To: Fyffes

Justice for Fyffes Workers in Costa Rica and Honduras!

Justice for Fyffes Workers in Costa Rica and Honduras!

End the discrimination of union members at Anexco (Costa Rica) and SurAgro (Honduras).
Recognise unions at both Anexco (Costa Rica) and Suragroh (Honduras) and engage in collective bargaining with these unions to provide opportunity for workers to be represented in negotiations on pay and working conditions on plantations.
Establish and implement a global company wide policy to ensure the respect of workers’ rights throughout its supply chains, including the right to join an independent trade union and for unions to engage in collective bargaining.

Why is this important?

Food workers and trade unions in the food export sector of Honduras and Costa Rica continue to be subjected to unsafe working conditions and not having their legal rights fulfilled. The estimated 25,000 people employed in the melon export sector in Honduras, of which 70% are women, regularly work 12-14 hour days, 7 days a week. The International Labour Rights Forum (2012) reports that 85% of workers earn less than the minimum wage [1].

Fyffes has been at the centre of several shocking scandals involving trade union violations and abuse of workers in Honduras and Costa Rica. A report by the US Department of Labor (2015) [2] detailed a litany of exploitative practices, ongoing labour code violations and ill-treatment of workers by the Fyffes subsidiary SurAgro in Honduras, including:

That the company failed to pay the minimum wage, the 13th and 14th month bonuses, the seventh day bonus, and overtime;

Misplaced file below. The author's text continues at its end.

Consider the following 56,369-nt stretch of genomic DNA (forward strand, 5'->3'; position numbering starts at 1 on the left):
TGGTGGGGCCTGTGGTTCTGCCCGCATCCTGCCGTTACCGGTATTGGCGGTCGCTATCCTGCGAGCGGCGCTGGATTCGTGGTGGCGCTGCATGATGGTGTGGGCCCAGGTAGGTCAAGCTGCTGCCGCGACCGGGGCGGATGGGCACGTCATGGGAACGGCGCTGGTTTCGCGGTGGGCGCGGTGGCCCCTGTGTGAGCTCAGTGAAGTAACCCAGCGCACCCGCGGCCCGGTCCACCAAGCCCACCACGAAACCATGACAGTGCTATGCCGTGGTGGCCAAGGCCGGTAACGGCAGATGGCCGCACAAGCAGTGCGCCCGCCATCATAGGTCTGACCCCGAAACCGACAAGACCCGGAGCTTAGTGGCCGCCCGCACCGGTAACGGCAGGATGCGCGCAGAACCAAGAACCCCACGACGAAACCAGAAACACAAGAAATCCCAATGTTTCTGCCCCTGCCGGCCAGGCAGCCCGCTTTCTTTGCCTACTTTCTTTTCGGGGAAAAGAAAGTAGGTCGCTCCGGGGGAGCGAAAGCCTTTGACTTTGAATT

Failed to provide personal protective equipment and potable water; imposed a 300 HNL (US $14.40) penalty for missing a day of work (even with permission from a supervisor) in addition to that day’s salary;
Threatened workers with dismissal for speaking with the Honduran Secretariat of Labor and Social Security (STSS)

The general union in the United Kingdom, GMB, has called the actions of SurAgro one of the worst cases they have recorded, having documented “a shocking litany of abuse and exploitation on the part of Fyffes subsidiaries in Honduras” [3] and commented that “Fyffes... have no respect for domestic or international law governing workers’ rights and must be brought to book” [4].

In January 2016, workers at the Fyffes subsidiary became the first workers in the melon export sector to unionise and a local branch of the agriculture trade union STAS was formed. The following day, four trade union leaders were locked up in an office and threatened by the Chief of Security until they signed a document renouncing their union membership [5]. In an equally sinister occurrence, it was reported by the International Trade Union Confederation that on 13 April 2017, the trade unionist Moisés Sánchez (General Secretary of STAS’s sub-branch at Fyffes’ subsidiary in Honduras) was kidnapped, beaten and threatened with death if he continued his trade union work [6]. 

In May 2017 Fyffes was suspended from the Ethical Trading Initiative [ETI], an alliance of companies, trade unions and NGOs that promotes respect for workers' rights around the globe, finding that “the actions and approach taken by SurAgro [the Fyffes-owned Honduran melon plantation at the centre of the allegations] … contravene the open approach to legitimate trade union activities that ETI would expect within the supply chain to an ETI member” [7].

Despite the sale of Fyffes to the Japanese Sumitomo Corporation in early 2017, the Irish business news website Fora reported in June 2017 that David McCann and the “senior management team” based at the Fyffes head office in Dublin were handling the negotiations between the complainants, ETI and Fyffes [8]. Therefore, the Latin America Solidarity Centre is joining with other trade unions, NGOs and international Civil Society Organisations and demanding this actions from Fyffes.


Reasons for signing

  • We must show solidarity with each other and affirm our responsibility towards one another.

Updates

2017-07-23 20:03:12 +0100

100 signatures reached

2017-07-19 14:51:45 +0100

50 signatures reached

2017-07-15 09:15:46 +0100

25 signatures reached

2017-07-14 14:44:02 +0100

10 signatures reached